• Gain more experience with Hashcat's tools and closing some of my knowledge gaps with it
  • More real-world experience with using John The Ripper's modes.
Yes it would be possible to build your own password list, encrypt it and such but there's something about having a third party source. You have no clue what was used so you're starting out completely blind!
    Overall I felt the contest was a good representation of real-life password cracking experience with a few minor issues in my opinion:
    • In a real world penetration test you typically receive bundles of hashes at a time. Usually a few Windows systems with local administrator and one or two potentially useful accounts. Then as the days progress you start owning larger and larger systems with more and more passwords (mssql, oracle, windows servers, etc). I'm not really sure how they could incorporate that into a 48 hour contest but it would be cool.
    • Individuals are severely outclassed by teams, but that's entirely ok. The contest was designed as a team-based system. Obviously those who had the resources to work together and develop their own tools have a huge step-up. The top three teams represented three different cracking toolsets.
    • The mssql/mssql05 debacle was annoying but glad it was cleared up. The problem with mssql hashes is that they crack in both formats so you really need to know your source. I had achieved a high number of mssql05 hashes but when they didn't point score I switched to mssql, which was incorrect. Quite a bit of wasted CPU time.
    Some of the things I liked about the contest:
    • For those of us who are not hard-core shellcoders, this gave us something fun to play as part of Defcon instead of having our asses handed to us at CTF. The downside still is if you're at Defcon and you're in a contest you don't really get to enjoy Defcon. :)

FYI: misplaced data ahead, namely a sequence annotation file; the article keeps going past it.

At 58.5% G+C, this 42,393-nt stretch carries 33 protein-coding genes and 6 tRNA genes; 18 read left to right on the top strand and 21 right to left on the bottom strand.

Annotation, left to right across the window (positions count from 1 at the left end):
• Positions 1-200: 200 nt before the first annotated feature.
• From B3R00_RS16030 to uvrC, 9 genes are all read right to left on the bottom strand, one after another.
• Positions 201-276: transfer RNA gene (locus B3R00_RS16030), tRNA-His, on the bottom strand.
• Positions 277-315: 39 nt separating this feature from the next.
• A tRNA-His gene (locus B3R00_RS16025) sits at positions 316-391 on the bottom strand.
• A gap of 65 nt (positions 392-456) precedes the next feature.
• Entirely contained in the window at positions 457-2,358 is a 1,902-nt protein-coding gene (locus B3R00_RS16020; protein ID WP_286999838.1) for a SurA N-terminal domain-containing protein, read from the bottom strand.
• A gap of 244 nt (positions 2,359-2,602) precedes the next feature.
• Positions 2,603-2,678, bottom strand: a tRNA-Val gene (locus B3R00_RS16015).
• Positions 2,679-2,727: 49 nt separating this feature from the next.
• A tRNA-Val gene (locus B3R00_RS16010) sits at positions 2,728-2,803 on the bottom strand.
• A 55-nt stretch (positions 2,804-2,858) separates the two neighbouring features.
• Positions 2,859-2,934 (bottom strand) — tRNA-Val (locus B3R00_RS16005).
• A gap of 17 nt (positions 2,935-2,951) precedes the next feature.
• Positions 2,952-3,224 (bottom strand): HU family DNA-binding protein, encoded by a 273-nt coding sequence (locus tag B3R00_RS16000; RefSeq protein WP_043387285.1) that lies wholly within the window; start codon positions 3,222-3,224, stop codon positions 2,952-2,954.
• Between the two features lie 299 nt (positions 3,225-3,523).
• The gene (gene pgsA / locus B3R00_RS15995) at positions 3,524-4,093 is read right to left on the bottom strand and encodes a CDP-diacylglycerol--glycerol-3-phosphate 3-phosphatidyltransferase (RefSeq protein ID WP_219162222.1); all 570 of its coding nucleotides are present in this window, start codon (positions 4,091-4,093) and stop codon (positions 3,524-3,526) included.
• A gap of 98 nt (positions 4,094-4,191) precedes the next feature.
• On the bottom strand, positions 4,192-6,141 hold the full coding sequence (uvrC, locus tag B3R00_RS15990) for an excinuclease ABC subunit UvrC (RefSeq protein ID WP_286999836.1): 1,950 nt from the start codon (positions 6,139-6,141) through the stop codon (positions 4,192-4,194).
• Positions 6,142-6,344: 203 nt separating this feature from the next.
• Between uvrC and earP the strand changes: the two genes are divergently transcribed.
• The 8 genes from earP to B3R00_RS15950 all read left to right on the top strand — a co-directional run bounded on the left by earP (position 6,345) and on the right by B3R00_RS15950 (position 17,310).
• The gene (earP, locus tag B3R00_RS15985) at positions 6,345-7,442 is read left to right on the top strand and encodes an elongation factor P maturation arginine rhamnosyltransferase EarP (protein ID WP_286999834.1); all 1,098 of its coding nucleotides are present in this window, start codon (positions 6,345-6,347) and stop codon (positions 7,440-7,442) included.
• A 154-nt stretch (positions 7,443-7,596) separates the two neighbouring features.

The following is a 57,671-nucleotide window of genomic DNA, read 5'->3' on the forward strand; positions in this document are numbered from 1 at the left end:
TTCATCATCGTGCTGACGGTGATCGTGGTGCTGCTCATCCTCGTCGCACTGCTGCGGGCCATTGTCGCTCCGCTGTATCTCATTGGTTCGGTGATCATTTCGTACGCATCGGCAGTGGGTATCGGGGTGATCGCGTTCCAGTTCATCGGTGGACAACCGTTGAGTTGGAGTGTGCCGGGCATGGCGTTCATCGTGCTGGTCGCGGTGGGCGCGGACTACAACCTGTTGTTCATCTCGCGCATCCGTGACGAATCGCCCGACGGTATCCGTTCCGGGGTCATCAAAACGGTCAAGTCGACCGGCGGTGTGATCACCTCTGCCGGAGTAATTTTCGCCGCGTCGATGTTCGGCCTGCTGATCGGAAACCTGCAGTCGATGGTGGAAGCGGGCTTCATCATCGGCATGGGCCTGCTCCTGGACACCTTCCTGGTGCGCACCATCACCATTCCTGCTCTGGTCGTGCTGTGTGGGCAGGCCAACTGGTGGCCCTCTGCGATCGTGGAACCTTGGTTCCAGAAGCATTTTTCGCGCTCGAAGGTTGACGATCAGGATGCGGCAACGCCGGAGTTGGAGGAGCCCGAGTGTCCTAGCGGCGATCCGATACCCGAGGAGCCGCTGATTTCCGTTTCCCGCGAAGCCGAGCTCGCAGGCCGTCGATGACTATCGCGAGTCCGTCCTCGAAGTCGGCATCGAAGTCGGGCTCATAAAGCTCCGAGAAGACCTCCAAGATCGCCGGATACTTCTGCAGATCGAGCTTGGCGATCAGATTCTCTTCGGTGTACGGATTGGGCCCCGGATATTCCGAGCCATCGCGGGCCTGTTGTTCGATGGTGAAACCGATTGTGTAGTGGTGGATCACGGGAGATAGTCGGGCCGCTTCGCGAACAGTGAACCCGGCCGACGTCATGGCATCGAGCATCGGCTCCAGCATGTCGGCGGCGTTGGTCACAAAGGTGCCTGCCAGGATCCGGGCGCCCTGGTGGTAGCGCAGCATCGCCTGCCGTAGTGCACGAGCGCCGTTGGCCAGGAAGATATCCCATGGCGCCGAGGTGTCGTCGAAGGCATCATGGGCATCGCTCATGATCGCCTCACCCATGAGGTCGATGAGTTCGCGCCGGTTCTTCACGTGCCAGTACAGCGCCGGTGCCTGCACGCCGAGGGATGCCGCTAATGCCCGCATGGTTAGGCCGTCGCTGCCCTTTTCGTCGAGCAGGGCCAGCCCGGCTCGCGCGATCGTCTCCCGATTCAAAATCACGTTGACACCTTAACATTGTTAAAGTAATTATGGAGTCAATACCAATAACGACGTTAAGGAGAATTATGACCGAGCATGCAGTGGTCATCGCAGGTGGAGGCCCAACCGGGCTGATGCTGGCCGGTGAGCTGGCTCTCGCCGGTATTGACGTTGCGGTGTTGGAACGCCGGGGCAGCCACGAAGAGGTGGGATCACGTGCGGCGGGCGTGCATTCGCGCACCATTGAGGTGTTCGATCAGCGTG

• The challenges were a nice touch - zip, pdf, rar and doc files with extra hashes in them to crack! I wasn't expecting them so I didn't spend too many cycles on them. Something to note for our environment...
    • A lot of hard work went into making this contest and from my vantage point it seemed to run pretty smoothly. Kudos to Korelogic!
    • Separating the hashes into their respective files was really helpful for writing scripts. Saved a bunch of time compared to the prior year's huge textfile of hashes.
    • The contest wasn't just about brute force strength, however having an arsenal of systems/people or an amazing GPU coder in your pocket helps. I heard that atom, the main coder for hashcat, wrote a GPU implementation of mscash2 in 8 hours. A serious leg up against everyone else given 16,000 points per DCC2 crack.
    • Wordlists helped but spotting patterns early on and adapting helped, as expected. A system I wasn't really able to exploit due to limited personal time.
    I look forward to the write-ups from the other teams. Big thanks to Solar Designer for making John The Ripper and the rest of the team that have been working to make tremendous improvements to it. It's been the tool-to-use for a number of years and continues to shine. Huge thanks to KoreLogic for their second year of designing and working the contest.

    I look forward to next year's contest and the overall report!